The Shakespeare Birthplace Trust owns and operates the five Shakespeare Houses in and around Stratford. Three of these, Shakespeare's Birthplace, Hall's Croft and Nash's House & New Place, are in Stratford itself. The other two, Anne Hathaway's Cottage and Mary Arden's House, are set in the outlying villages of Shottery and Wilmcote respectively. Each of these beautifully preserved Shakespeare Houses gives you the chance to fully imagine the world inhabited by the most famous playwright and poet in history.
This landmark church is located in a picturesque setting on the edge of town, beside the river and approached through an avenue of lime trees. The burial site of famous playwright Shakespeare, Holy Trinity Church is considered to be one of the finest parish churches in the Midlands, and one of the most beautiful in England. A bust of Shakespeare on the north wall brings about and the much debated question: is it lifelike or not? Admission to the church is free, however they ask for a small donation.
Situated across Church Hill Road, the St Alphege Parish Church is a historic church that dates back to the 12th Century. Over a period of time, it was refurbished several times; the bells and the church's shire were renovated too. It is a beautifully restored religious space and its ancient organ pipe organ, stained glass windows that belong to different time periods and the overall architecture is worth exploring. Apart from that, this church is home to community functions, choir concerts, youth groups, sermons, lectures and similar events.
As the only surviving example of the once prevalent Back to Backs of Birmingham, these historic buildings are a rare treasure. During the 19th Century, a number of buildings were built back to back around a common courtyard to meet the demands of the rapidly growing population of the city as a result of industrialization. These houses were inhabited by the working class who managed to survive in these cramped quarters. Each of the four Back to Backs around the courtyard has been restored and refurnished as a representation of four different time periods, giving visitors an extremely rare opportunity to take a peek into the lives of the ordinary working men and women of the 1840s, 1870s, 1930s and 1970s. Only a few slots are available each day and prior reservations are a must if you wish to visit these homes.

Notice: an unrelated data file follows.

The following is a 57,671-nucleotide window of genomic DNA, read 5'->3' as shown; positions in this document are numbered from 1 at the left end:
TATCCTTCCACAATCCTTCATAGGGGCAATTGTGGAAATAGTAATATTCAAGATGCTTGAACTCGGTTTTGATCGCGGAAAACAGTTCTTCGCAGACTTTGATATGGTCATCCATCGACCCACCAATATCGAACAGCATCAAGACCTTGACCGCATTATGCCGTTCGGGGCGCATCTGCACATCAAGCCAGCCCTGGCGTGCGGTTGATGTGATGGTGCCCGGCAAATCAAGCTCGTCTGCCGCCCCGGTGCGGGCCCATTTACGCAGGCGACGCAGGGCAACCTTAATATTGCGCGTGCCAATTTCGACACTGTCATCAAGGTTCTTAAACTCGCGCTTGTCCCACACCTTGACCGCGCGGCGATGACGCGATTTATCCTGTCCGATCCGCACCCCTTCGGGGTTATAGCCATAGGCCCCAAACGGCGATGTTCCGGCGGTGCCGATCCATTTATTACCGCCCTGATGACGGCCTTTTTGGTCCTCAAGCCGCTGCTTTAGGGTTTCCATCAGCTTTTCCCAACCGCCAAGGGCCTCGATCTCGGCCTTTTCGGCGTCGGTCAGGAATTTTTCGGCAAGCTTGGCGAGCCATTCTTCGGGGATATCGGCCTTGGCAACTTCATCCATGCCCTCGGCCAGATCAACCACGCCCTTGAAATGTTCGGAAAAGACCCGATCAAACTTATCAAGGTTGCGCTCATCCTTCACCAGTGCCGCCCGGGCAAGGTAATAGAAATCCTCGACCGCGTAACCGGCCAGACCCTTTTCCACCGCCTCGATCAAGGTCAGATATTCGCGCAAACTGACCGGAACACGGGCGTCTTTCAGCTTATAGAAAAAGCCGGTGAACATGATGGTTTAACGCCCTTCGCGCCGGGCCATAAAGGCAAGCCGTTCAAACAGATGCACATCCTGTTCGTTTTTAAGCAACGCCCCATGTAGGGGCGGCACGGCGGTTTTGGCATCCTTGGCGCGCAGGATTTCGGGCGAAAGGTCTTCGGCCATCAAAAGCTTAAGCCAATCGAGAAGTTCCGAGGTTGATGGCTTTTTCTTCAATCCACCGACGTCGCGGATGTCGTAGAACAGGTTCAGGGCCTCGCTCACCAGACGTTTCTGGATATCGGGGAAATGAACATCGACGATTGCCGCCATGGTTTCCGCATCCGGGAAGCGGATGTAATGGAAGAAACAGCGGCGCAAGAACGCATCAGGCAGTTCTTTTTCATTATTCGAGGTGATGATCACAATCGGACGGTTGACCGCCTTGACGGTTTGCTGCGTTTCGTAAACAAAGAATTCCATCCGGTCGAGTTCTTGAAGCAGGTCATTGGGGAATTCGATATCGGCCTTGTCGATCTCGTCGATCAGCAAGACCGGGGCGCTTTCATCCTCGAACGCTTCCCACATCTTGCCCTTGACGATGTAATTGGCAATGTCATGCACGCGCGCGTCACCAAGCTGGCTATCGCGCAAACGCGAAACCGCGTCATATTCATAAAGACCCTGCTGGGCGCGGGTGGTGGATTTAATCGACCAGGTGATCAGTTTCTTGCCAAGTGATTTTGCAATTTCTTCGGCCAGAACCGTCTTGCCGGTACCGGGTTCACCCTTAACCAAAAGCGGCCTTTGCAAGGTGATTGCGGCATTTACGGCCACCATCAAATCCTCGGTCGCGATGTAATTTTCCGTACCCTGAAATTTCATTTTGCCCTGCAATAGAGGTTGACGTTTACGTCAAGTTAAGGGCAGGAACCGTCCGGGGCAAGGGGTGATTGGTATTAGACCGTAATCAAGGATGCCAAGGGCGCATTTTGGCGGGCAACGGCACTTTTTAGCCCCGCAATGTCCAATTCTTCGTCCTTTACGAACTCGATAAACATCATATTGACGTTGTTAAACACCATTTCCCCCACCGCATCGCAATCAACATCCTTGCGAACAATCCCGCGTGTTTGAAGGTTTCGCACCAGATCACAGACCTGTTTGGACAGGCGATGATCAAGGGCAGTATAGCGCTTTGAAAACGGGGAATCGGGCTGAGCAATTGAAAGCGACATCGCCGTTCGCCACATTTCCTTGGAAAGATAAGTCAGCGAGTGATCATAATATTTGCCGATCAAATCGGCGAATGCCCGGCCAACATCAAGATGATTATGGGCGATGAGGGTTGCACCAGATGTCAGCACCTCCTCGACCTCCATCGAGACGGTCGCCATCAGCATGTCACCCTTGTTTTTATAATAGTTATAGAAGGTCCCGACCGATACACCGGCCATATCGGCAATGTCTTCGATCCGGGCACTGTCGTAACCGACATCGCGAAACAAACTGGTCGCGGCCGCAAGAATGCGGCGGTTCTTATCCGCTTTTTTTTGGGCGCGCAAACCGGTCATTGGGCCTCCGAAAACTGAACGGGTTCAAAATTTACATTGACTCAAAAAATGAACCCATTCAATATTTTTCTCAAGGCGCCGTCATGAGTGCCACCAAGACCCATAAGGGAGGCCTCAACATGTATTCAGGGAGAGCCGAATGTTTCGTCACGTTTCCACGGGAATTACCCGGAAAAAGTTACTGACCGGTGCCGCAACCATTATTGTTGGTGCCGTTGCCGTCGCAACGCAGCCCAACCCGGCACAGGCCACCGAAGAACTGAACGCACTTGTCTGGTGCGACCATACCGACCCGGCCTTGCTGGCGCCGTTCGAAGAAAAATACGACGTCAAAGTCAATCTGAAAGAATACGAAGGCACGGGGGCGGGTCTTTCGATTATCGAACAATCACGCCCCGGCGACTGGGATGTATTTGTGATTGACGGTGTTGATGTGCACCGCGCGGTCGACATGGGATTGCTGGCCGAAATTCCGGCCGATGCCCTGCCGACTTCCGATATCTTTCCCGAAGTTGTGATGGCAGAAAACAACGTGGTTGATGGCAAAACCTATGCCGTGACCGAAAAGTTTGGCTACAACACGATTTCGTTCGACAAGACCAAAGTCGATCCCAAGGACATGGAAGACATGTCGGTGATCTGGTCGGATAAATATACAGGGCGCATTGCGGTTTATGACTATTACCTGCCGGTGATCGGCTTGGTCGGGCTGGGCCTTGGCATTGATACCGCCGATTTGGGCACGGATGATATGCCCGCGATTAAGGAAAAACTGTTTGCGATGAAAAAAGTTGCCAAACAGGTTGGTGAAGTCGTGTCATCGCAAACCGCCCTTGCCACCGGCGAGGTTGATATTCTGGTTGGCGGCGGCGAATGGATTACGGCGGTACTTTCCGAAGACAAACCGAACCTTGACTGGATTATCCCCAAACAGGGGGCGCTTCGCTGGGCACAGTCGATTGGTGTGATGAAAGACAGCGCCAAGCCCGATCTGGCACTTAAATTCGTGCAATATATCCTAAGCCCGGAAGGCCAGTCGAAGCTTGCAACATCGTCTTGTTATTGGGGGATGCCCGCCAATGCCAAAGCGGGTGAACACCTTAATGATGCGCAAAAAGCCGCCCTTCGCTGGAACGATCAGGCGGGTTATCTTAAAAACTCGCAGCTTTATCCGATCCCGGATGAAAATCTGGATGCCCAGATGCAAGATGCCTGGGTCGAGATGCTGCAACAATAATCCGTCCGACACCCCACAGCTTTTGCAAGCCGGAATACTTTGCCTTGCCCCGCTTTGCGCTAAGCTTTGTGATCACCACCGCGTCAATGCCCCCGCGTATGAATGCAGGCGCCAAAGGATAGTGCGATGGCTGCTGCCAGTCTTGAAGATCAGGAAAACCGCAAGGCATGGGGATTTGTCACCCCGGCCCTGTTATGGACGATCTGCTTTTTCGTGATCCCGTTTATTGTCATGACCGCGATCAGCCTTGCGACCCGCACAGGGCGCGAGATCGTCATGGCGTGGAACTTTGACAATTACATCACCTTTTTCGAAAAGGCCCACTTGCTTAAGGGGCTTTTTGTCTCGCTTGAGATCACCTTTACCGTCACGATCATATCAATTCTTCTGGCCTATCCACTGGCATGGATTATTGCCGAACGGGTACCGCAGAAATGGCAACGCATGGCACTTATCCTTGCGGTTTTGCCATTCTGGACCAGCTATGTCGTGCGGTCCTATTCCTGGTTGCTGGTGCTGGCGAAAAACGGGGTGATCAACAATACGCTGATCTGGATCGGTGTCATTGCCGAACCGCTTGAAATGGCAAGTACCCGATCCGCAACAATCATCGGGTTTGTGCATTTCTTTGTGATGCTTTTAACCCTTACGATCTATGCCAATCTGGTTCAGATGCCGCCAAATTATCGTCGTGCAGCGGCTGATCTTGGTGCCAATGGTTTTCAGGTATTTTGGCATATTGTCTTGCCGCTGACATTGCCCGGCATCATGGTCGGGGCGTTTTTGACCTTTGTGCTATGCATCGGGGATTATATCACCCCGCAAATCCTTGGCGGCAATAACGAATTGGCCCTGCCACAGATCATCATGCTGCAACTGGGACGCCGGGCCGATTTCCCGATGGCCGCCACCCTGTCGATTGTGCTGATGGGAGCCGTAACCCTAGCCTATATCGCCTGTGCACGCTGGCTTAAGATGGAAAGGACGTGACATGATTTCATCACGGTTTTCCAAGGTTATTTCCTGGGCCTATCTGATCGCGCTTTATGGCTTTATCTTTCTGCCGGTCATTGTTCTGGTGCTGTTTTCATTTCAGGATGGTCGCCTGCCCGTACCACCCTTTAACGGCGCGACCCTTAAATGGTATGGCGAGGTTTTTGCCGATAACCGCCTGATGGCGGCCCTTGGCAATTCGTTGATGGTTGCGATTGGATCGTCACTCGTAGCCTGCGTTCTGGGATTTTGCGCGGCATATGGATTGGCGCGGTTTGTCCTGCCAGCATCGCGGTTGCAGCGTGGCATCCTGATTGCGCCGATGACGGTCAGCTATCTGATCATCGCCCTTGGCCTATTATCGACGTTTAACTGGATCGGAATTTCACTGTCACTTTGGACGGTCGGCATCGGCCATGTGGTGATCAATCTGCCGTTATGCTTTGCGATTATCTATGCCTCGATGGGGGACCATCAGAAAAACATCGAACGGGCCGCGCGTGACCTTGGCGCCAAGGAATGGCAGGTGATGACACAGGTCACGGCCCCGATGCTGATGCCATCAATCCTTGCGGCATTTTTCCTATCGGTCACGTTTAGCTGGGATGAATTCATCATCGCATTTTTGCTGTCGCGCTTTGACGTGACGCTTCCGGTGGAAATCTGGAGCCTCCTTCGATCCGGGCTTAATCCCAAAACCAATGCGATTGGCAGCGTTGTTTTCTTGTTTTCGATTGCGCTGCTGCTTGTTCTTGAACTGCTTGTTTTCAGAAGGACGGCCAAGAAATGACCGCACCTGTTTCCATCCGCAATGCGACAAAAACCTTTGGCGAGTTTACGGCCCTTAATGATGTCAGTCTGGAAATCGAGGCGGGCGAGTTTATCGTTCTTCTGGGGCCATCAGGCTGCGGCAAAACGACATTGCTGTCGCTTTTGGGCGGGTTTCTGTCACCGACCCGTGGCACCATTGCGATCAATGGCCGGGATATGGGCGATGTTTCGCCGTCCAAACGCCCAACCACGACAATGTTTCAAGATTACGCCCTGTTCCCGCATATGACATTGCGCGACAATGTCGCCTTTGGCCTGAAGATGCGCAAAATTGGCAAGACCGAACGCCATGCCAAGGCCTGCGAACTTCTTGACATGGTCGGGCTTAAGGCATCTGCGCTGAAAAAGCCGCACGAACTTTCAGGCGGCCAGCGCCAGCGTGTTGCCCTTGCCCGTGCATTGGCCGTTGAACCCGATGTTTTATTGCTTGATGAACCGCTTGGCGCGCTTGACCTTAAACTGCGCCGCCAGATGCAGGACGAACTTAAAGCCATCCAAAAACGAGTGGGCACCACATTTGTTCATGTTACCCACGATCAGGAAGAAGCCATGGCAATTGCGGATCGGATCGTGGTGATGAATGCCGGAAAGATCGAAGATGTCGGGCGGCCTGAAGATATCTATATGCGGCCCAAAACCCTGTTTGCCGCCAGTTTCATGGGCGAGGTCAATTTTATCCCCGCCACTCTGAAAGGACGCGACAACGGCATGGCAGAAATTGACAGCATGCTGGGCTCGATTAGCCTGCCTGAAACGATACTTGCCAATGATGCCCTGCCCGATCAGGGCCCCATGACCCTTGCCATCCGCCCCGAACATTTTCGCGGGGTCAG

The jewelry industry developed in the city from the mid-19th Century. At its peak in the early part of the 20th Century, it employed nearly 20,000 workers. Today, the Jewellery Quarter is a bustling area that produces over a third of the UK's jewelry, and you can find tons of bargains in its many small shops. It's also home to the award-winning Museum of the Jewellery Quarter and some good restaurants.
Warwick est renommé pour être le premier château médiéval en Angleterre. A 30 minutes de Birmingham, il représente plus de 1000 d’histoire anglaise. Il y a des remparts, des cachots et même un donjon authentique. Des armements sont exposés, ainsi que des personnages en cire qui illustrent une fête typique en 1898. La terre est splendide, surtout les rosiers et les paons nomades ! Le site accueille plusieurs évènements annuels. Visiter leur site internet pour plus d’information.
Also known as The Saxon Sanctuary, St Peter's Church, with its architectural influences from various periods in time, has been described as an epitome in stone of the history of the Church of England. Its Saxon tower and sanctuary, dating back to the 10th Century or earlier, make this parish church one of the most ancient buildings in Shakespeare Country. Whilst you are here, make sure that you visit the barn-roofed Lady Chapel. This features an exhibition tracing the history of this corner of Warwickshire at around the time of the first millennium, as recounted in the tale of Wagen, the local thegn (clan chief).
Although suppressed by an Act of Parliament in 1559, some Roman Catholic congregations continued to worship in private. Almost three hundred years later, following the Roman Catholic Emancipation Act of 1829 and the gradual lifting of restrictions including the re-establishment of dioceses in 1850, the time was right for a place of public worship to emerge. As a result, St. Gregory's was conceived in 1849 and, after overcoming various difficulties along the way, was born in 1866. Designed by the internationally renowned architect, Edward Welby Pugin, it was enthusiastically welcomed by the people of Stratford as a beautiful ornament to the town.
St. Swithun's Church is an officially designated English heritage with a history that roughly dates back to the 12th Century and an unusual but marvelous Georgian architecture. This redundant church is now administered by the Churches Conservation Trust and is at times a venue for community events.
Situated on the land of the village abbey, the Wickhamford Manor is a 16th Century house built with a water processing plant. This manor is now privately owned and is open to locals only during festivals and special events.